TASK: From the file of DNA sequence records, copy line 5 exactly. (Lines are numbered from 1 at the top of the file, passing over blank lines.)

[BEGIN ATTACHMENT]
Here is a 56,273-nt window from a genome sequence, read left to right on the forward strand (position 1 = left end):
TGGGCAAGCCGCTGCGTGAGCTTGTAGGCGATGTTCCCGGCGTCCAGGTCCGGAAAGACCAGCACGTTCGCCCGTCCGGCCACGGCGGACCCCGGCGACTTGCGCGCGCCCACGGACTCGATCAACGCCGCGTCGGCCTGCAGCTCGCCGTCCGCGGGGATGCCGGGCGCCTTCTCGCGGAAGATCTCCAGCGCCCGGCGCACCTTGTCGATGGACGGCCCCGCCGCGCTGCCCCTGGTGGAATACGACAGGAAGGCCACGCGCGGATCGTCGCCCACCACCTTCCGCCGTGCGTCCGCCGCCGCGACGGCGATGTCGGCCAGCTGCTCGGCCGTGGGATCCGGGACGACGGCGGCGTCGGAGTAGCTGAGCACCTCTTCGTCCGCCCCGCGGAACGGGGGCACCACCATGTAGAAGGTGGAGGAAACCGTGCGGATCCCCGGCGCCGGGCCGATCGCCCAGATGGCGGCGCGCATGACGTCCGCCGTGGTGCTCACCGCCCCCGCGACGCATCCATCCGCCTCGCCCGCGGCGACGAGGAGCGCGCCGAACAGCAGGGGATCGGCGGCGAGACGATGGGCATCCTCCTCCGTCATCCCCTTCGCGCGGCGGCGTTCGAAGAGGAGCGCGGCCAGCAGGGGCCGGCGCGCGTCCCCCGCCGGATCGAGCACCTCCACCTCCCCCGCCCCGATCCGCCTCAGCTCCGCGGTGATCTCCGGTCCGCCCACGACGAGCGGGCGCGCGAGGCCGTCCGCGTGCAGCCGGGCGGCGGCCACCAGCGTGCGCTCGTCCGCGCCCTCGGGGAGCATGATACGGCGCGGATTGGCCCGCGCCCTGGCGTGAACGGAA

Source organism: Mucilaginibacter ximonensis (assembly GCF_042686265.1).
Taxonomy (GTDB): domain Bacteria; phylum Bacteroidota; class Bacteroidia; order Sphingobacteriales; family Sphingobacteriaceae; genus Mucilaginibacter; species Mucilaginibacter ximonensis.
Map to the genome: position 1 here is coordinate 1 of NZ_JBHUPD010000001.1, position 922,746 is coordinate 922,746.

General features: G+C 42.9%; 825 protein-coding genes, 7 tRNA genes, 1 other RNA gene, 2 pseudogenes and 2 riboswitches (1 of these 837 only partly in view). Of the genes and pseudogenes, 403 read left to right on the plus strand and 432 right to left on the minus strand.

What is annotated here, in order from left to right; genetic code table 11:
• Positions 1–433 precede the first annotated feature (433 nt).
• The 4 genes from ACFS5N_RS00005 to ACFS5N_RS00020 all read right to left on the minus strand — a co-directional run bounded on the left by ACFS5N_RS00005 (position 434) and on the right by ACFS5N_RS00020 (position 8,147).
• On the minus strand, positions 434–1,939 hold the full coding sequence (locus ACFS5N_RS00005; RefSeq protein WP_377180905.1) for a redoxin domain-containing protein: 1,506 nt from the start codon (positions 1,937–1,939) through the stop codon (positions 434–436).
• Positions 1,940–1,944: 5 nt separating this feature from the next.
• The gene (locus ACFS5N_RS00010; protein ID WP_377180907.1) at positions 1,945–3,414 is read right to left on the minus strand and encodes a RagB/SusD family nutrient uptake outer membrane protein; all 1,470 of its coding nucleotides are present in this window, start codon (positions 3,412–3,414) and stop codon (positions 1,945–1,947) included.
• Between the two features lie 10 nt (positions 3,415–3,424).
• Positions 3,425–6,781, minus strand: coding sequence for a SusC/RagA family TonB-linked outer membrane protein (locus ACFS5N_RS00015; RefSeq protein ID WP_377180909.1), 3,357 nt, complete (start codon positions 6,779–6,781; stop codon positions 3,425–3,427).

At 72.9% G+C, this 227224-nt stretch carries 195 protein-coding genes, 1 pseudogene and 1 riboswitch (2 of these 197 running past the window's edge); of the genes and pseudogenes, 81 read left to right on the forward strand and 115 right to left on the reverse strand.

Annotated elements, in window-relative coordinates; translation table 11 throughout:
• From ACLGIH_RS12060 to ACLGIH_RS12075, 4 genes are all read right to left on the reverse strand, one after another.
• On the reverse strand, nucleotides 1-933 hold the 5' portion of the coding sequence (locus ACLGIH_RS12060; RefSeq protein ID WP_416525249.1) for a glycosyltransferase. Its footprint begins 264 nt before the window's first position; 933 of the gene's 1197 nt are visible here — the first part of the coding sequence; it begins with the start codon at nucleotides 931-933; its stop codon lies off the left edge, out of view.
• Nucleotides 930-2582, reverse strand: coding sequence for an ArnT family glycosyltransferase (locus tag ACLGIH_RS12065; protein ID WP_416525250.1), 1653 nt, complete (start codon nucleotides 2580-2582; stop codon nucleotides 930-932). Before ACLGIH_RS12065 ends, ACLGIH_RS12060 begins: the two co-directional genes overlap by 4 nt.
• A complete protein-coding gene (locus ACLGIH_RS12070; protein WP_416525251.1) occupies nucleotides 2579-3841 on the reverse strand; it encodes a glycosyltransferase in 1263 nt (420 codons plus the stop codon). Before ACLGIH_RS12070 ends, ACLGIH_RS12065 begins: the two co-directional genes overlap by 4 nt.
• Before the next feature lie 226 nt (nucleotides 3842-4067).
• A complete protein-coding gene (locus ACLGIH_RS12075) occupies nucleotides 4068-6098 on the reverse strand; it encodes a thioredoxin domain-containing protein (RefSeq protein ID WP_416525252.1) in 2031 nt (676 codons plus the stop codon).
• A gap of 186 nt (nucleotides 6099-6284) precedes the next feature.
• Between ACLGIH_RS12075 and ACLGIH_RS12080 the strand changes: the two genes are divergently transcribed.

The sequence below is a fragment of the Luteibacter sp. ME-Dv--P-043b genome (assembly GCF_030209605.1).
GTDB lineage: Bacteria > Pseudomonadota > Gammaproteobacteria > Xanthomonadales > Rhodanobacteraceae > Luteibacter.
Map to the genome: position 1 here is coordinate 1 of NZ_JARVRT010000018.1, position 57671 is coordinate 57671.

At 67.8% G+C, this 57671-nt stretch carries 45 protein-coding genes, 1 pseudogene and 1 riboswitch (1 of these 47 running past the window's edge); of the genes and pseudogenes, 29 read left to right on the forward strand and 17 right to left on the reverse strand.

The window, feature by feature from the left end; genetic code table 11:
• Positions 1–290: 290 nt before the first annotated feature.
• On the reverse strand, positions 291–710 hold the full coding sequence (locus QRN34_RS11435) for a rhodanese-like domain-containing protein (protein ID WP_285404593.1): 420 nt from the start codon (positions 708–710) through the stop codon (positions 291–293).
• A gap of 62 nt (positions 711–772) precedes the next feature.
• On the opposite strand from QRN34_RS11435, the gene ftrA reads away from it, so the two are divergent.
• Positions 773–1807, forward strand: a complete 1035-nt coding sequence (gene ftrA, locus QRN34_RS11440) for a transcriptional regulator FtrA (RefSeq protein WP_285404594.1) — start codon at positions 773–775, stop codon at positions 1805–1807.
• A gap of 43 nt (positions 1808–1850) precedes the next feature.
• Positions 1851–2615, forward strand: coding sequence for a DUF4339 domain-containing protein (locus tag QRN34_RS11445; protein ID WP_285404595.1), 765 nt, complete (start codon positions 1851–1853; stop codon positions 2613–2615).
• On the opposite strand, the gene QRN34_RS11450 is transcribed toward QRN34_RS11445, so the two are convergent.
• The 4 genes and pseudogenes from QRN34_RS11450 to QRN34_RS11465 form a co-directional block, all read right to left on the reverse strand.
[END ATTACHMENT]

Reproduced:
Map to the genome: position 1 here is coordinate 1 of NZ_JBHUPD010000001.1, position 922,746 is coordinate 922,746.